WilmotWilmot Memorial Hall53 Main Rd, WILMOT
WynyardWynyard Sports Centre14a Austin St, WYNYARD
ZeehanZeehan Memorial Recreation ParkBuller St, ZEEHAN

Southern Region

BridgewaterBrighton Civic Centre25 Green Point Rd, BRIDGEWATER
GlenorchyDerwent Entertainment Centre601 Brooker Hwy, GLENORCHY
HuonvilleHuonville PCYC40-72 Wilmot Rd, HUONVILLE
KingstonKingborough Sports Centre10 Kingston View Dr, KINGSTON
NubeenaTasman District School4 Nubeena Back Rd, NUBEENA
OatlandsRecreation Ground / OvalHigh St, OATLANDS
OuseOuse Hall6955 Lyell Hwy, OUSE
SorellSorell Memorial Hall47 Cole St, SORELL
SwanseaSwansea Football ClubFranklin St, SWANSEA
Nearby Safer Places

Another option that may improve your safety during major bushfires are nearby safer places, however the TFS advises that the chances of survival are greatly reduced if people find themselves in situations where they need to use a nearby safer place. Individuals (residents and visitors) are responsible for identifying their own nearby safer places, based on their own circumstances and location. They should be chosen on the basis that they increase the distance between the individual and the heat from the flames (also known as 'radiant heat') and can be reached in a few minutes of the fire front moving through the area you are in. They can include but are not limited to: e.g. a large, ploughed/open paddock, sports oval, river or dam. They should be used when you get 'caught out' by the approaching bushfire and you need to get out of the way of the fire front to save your life. These nearby safer places could still be subject to significant levels of smoke and ember attack and therefore you will need to be prepared for an environment that is hot, windy, noisy and possibly quite dark. However the Victorian experience showed that people clothed suitably and avoiding embers can survive in these circumstances. While they are a last resort, using a nearby safer place is definitely a better option than trying to out-run a fire in a car or on foot.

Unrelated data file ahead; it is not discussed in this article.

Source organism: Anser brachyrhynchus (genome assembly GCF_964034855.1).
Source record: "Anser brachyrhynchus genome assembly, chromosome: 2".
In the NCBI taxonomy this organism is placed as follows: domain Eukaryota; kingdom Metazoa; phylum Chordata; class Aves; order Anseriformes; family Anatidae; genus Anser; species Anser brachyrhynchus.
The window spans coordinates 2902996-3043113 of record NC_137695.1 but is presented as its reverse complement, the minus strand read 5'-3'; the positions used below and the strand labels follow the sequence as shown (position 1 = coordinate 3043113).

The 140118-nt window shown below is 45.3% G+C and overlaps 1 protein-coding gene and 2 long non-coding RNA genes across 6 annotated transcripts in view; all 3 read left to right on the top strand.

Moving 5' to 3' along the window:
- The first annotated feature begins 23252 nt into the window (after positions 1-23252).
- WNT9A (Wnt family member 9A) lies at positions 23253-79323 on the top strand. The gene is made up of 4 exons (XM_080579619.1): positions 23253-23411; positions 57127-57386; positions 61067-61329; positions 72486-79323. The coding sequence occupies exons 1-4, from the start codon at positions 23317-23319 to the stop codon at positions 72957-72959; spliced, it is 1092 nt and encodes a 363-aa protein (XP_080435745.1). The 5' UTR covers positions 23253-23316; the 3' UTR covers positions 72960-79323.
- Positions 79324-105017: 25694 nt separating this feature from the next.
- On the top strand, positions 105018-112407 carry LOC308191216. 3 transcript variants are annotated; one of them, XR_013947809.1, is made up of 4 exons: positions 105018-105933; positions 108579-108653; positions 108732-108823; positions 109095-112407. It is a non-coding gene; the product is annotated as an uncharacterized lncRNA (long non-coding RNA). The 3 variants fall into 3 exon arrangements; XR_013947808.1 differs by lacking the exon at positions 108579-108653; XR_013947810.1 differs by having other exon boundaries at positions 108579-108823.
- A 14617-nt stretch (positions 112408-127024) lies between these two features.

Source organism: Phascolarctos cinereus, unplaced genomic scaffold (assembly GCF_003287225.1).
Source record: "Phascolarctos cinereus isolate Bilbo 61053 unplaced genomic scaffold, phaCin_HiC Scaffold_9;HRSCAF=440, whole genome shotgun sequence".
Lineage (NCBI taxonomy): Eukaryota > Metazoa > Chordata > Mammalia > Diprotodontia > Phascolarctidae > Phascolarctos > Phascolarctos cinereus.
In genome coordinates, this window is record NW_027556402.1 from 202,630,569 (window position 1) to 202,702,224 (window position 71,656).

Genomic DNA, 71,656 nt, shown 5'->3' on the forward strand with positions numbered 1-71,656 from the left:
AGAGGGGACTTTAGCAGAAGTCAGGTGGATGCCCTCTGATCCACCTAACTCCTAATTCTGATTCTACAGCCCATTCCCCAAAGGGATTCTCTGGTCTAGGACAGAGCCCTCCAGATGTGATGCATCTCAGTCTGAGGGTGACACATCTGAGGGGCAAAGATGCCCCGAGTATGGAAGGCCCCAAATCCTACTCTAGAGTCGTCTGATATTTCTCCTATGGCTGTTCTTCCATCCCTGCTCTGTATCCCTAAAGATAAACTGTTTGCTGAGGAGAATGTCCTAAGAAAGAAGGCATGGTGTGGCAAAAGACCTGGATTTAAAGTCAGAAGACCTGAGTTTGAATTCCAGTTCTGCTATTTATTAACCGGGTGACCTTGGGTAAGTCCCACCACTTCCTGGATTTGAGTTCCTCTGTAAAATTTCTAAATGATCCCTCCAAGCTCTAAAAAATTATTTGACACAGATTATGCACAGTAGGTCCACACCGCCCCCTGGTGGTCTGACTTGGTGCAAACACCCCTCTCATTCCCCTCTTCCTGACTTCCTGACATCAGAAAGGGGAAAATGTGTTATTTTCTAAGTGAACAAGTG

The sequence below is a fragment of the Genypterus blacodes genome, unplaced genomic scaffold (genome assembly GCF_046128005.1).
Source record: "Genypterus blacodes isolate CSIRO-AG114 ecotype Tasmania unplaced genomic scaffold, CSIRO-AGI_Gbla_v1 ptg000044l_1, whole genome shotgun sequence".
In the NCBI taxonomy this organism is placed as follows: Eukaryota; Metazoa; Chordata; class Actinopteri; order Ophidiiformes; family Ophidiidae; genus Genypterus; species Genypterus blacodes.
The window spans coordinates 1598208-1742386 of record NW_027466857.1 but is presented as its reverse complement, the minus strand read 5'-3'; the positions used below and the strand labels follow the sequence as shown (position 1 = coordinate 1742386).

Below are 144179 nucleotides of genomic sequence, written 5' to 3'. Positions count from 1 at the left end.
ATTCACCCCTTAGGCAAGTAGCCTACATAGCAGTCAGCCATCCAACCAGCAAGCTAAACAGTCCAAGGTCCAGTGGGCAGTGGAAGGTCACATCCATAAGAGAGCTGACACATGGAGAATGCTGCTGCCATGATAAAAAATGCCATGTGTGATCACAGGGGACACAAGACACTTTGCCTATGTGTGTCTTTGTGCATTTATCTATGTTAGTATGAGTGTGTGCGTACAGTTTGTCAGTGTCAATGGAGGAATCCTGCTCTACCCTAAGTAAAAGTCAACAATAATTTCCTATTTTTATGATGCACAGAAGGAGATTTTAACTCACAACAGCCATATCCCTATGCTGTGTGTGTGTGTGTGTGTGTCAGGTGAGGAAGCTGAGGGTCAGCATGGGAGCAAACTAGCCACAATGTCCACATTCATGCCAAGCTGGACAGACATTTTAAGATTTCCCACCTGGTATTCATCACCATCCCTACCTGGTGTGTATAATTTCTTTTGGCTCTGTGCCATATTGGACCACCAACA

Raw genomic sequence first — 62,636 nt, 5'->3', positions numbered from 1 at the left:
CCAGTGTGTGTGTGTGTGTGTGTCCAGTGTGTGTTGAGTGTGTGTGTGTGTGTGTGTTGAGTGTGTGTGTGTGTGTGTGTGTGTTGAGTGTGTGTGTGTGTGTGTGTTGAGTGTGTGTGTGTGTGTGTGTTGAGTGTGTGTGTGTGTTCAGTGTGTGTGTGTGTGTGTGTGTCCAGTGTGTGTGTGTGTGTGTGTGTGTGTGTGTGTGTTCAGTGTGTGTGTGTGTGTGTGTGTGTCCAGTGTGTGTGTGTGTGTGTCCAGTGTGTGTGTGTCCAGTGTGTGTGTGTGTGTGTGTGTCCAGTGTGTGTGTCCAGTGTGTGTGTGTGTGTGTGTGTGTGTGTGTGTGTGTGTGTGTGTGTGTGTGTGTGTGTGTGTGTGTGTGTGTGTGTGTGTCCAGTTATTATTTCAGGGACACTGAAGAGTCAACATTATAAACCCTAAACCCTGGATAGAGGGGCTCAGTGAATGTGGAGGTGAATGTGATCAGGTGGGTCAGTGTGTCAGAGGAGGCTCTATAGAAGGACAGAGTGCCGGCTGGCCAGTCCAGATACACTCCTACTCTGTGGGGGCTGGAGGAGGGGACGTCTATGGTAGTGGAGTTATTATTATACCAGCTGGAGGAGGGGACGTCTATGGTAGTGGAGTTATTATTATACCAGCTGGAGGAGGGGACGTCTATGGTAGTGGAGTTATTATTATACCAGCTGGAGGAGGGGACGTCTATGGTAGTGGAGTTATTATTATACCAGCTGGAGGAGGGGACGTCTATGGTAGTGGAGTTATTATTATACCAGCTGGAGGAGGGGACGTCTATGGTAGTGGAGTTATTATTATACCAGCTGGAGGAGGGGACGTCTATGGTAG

What To Do When You Or Your Property Is Affected By Bushfires
  1. Be vigilant in hotter weather, stay tuned for bushfire reports and implement your Bushfire Survival Plan, if there are fires in or near your area.
  2. When your area is affected by bushfire and if a community fire refuge is opened, consider relocating. Remember that many people died in Victoria trying to outrun the fires. Do not 'wait and see'- it could be fatal.
  3. If you stay in the bushfire affected area (e.g. to defend your property), revise your nearby safer places as you carry out your plan. Make sure others with you do the same.
  4. If you start to doubt your ability to defend your home or to get out of the way of the fire front, go directly to the best nearby safer place and stay there until the fire front passes

Nearby safer places and community fire refuges are two more options to promote community safety during bushfires that work by increasing the distance between people and radiant heat/flames. Surviving bushfires takes a joint effort between individuals, communities, Government and its agencies. The safest option is always being outside of bushfire affected areas and the TFS encourages all Tasmanians and its visitors to Prepare to Survive